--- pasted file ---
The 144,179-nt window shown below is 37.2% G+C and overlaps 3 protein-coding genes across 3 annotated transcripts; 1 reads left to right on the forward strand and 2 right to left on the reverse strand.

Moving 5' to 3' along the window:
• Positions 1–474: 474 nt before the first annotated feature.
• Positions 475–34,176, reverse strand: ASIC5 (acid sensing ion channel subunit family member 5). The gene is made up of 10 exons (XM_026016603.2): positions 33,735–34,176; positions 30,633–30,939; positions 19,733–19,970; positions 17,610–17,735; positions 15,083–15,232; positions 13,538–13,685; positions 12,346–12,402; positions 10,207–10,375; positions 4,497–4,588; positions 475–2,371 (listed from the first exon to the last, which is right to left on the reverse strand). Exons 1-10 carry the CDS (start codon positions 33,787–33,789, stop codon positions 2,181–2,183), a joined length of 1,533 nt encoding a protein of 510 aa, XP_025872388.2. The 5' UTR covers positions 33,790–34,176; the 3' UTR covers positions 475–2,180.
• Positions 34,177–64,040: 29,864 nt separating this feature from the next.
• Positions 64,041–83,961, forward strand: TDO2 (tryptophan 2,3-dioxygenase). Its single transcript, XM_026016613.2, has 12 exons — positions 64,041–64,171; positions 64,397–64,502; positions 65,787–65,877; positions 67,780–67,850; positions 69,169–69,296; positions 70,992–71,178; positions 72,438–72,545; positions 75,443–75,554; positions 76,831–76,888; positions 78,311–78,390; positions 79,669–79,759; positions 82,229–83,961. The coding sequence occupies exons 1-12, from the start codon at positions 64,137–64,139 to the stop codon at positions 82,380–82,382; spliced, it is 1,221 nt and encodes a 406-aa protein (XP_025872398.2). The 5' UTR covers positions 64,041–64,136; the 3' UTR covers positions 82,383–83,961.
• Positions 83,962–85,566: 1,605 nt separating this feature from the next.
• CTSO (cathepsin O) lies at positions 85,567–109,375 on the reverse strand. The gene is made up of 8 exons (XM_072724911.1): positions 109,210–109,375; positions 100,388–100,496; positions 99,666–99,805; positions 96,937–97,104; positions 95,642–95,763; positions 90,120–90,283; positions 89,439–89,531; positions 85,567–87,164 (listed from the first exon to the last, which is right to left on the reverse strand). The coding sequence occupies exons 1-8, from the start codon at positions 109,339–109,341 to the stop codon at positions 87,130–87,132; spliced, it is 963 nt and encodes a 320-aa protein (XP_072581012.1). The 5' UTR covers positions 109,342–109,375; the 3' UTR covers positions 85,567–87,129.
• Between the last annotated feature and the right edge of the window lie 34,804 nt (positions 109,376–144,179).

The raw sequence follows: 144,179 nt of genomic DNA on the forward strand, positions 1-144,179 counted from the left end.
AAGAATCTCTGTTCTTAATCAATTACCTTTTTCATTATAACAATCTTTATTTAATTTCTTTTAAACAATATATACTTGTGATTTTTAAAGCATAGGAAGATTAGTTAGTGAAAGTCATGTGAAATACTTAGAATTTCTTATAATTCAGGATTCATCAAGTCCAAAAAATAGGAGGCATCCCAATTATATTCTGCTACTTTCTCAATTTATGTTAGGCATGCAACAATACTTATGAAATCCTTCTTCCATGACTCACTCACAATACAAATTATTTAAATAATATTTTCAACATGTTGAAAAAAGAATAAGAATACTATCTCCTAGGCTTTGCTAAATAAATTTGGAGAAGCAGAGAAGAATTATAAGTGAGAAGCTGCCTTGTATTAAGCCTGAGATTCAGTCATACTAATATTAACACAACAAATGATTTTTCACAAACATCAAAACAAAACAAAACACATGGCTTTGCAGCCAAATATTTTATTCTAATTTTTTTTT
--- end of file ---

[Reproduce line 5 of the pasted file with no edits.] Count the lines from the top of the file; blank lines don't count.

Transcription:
• Positions 34,177–64,040: 29,864 nt separating this feature from the next.